“I have lived with co-morbid depression for over 20 years, following the accident. I know the triggers now, that could send me in a downward spiral, but through meditation and medication (prescribed anti-depressants) my mental health is both positive and bright.”

‘Have you spoken to your doctor about your mental health?’

“Yes, of course and I have worked with psychiatrists and psychologists, followed cognitive behavioural therapy (CBT) and kept diaries. It is so important to talk about mental health. There is no shame in admitting or acknowledging you might need help. The important thing is that you do something about it, and that you don’t bottle it up, as the bottle, will one day burst.”

‘What steps do you take to improve your mood?

“Going outside. For me, as soon as I go outside my shoulders drop, my breathing slows down, my heart rate decreases and my mind starts to wander or focus on something like a flower, a buzzing bee or watching the birds eat. Also, getting my hands dirty in the soil releases serotonin in my brain, the feelgood chemical.

I also like to eat if feeling a little down, but try to keep it fresh, healthy ingredients like fruit, though every now and then a chocolate bar might find its way into my hand.”


27th May The Times “Huge rise in patients turning to private GPs”

The number of people turning to private GP services has soared over the past two years as patients struggle to get appointments with family doctors.

About 1.6 million people have used a paid-for GP for the first time, polling for The Times suggests, amid record lows in public satisfaction with NHS family doctor services as growing numbers decide to work part-time, with 3.7 million turning to them overall in that period.

Meanwhile almost half of GPs have said they would consider private work for an online service. Private work can be a well paid option. A GP picking up two full days per week with the virtual GP Livi, which promises “flexible hours and less admin” could expect £50,000 in pay. Another job advert for an unnamed online GP service offers between £80 and £90 per hour, with a minimum requirement of four hours per week.

Growing numbers of family doctors are deciding to work part-time. Currently 58.4 per cent work three days a week or less, compared with just 31.4 per cent in 2010. GP leaders say going part-time is often a designed to prevent burnout. Around a third of GPs say they are likely to quit direct patient care within five years. A survey of GPs by magazine Pulse recently found 1.3 per cent already worked for an online private GP service part-time, and 0.4 per cent full-time. A further 47 per cent said they would consider doing so.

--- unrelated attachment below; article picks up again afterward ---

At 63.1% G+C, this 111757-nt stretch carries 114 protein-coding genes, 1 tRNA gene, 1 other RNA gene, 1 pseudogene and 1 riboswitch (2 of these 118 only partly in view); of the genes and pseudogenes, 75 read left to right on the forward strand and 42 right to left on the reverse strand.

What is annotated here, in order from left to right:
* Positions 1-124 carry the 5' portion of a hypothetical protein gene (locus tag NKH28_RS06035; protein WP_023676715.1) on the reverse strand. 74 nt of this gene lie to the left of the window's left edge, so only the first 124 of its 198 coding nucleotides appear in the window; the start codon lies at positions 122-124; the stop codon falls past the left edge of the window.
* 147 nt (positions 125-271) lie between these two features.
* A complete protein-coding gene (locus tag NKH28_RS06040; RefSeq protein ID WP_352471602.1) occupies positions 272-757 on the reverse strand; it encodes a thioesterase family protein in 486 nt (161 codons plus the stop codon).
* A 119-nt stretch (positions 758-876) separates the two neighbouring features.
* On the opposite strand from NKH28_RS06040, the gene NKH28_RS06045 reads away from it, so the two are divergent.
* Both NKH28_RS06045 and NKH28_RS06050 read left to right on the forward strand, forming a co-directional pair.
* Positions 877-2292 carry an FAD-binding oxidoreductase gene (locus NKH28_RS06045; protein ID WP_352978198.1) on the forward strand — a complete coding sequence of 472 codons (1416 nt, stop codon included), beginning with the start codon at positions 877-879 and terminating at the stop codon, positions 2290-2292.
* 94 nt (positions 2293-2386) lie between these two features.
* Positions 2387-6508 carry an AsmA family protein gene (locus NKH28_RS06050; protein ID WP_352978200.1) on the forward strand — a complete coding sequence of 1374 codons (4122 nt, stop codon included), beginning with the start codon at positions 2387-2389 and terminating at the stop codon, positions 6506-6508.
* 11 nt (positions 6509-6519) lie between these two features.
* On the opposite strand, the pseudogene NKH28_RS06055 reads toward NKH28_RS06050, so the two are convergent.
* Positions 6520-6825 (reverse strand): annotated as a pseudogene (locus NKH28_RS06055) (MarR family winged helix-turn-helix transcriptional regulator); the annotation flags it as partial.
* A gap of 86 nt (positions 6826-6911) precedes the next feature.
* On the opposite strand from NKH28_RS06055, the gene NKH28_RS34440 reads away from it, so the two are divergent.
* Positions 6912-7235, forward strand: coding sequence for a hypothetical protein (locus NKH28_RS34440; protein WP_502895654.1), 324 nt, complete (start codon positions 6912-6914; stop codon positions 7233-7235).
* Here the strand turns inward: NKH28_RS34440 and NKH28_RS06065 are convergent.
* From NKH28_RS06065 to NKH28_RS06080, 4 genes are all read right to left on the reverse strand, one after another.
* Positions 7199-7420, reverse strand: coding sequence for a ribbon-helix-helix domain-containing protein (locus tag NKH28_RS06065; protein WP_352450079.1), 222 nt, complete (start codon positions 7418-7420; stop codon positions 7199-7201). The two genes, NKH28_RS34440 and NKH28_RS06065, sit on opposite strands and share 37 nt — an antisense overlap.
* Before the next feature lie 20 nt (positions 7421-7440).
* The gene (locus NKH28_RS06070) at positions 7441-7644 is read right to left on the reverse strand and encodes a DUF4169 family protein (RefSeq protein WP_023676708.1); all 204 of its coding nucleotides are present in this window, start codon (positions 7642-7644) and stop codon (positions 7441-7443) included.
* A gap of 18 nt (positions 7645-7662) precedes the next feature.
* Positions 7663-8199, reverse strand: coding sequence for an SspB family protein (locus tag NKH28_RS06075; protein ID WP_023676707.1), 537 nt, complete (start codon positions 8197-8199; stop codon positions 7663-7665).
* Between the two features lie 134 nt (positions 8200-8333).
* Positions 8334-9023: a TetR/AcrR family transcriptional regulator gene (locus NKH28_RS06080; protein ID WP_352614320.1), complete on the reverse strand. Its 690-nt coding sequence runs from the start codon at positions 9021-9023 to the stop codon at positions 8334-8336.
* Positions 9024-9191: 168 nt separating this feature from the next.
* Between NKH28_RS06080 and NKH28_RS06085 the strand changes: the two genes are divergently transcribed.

There are 70,595 doctors on the GMC’s (General Medical Council) GP register and so this equates to about 1,200 already working as private online GPs. Doctors have no obligation to work for the NHS after completing their training. Many patients say difficulty making an appointment has pushed them to private GP services. Analysis of GP opening hours data from the NHS website revealed 12 per cent of surgeries were closed over lunchtime, and in some cases open for only half a day, every weekday. The analysis is based on 2,115 practises who have updated their reception opening times on the site since 2020.

GPs have been told they must offer appointments from 9am to 5pm, on Saturdays and on weekday evenings from October, as part of their NHS contract. These may not be at a patient’s own surgery but would be in the local area. Providers of independent GP services report significant increases in demand. Spire healthcare said there were almost 23,000 appointments with its GPs, almost twice as many as in 2020. Others reported increases of between 30 and 76 per cent in recent months.


So, there you have another month’s Health News round-up dear reader! By regularly keeping your ear close to the proverbial ground on these health related articles it not only enables an ongoing and updated general medical knowledge but also gives a focused outlook as to the future of medical health and how to look after it here in the UK. Until the heady heights of summer July News, please continue to take care whether you’re fortunate enough to be enjoying that well-deserved holiday or break, or perhaps enjoying a music-festival, make the most of the sunny days as we know they don’t last forever!


Kind regards,

Daniel Donoghue

MD, Surrey Circle Health

Specialist PMI Brokers

June Health News